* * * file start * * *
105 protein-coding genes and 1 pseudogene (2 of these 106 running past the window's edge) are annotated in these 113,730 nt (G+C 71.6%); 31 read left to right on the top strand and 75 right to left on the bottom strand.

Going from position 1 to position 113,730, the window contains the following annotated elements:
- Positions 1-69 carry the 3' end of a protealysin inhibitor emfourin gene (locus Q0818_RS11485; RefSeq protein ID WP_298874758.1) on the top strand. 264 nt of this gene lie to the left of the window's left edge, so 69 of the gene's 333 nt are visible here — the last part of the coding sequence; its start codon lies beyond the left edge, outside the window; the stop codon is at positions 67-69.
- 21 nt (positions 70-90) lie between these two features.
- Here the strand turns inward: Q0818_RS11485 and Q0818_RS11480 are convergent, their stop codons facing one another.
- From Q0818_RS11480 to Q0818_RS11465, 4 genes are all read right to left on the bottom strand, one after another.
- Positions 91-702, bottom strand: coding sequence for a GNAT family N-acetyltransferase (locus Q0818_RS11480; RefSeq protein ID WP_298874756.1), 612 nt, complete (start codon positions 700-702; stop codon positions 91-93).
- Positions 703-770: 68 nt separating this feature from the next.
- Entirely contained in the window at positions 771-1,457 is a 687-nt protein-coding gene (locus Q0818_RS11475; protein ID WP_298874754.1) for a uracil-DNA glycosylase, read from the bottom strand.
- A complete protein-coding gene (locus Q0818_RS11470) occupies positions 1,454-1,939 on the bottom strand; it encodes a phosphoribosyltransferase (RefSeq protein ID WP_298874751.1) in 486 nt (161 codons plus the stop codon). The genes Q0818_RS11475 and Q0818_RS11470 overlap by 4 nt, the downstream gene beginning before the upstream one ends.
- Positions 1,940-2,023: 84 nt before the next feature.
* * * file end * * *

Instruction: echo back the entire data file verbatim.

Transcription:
105 protein-coding genes and 1 pseudogene (2 of these 106 running past the window's edge) are annotated in these 113,730 nt (G+C 71.6%); 31 read left to right on the top strand and 75 right to left on the bottom strand.

Going from position 1 to position 113,730, the window contains the following annotated elements:
- Positions 1-69 carry the 3' end of a protealysin inhibitor emfourin gene (locus Q0818_RS11485; RefSeq protein ID WP_298874758.1) on the top strand. 264 nt of this gene lie to the left of the window's left edge, so 69 of the gene's 333 nt are visible here — the last part of the coding sequence; its start codon lies beyond the left edge, outside the window; the stop codon is at positions 67-69.
- 21 nt (positions 70-90) lie between these two features.
- Here the strand turns inward: Q0818_RS11485 and Q0818_RS11480 are convergent, their stop codons facing one another.
- From Q0818_RS11480 to Q0818_RS11465, 4 genes are all read right to left on the bottom strand, one after another.
- Positions 91-702, bottom strand: coding sequence for a GNAT family N-acetyltransferase (locus Q0818_RS11480; RefSeq protein ID WP_298874756.1), 612 nt, complete (start codon positions 700-702; stop codon positions 91-93).
- Positions 703-770: 68 nt separating this feature from the next.
- Entirely contained in the window at positions 771-1,457 is a 687-nt protein-coding gene (locus Q0818_RS11475; protein ID WP_298874754.1) for a uracil-DNA glycosylase, read from the bottom strand.
- A complete protein-coding gene (locus Q0818_RS11470) occupies positions 1,454-1,939 on the bottom strand; it encodes a phosphoribosyltransferase (RefSeq protein ID WP_298874751.1) in 486 nt (161 codons plus the stop codon). The genes Q0818_RS11475 and Q0818_RS11470 overlap by 4 nt, the downstream gene beginning before the upstream one ends.
- Positions 1,940-2,023: 84 nt before the next feature.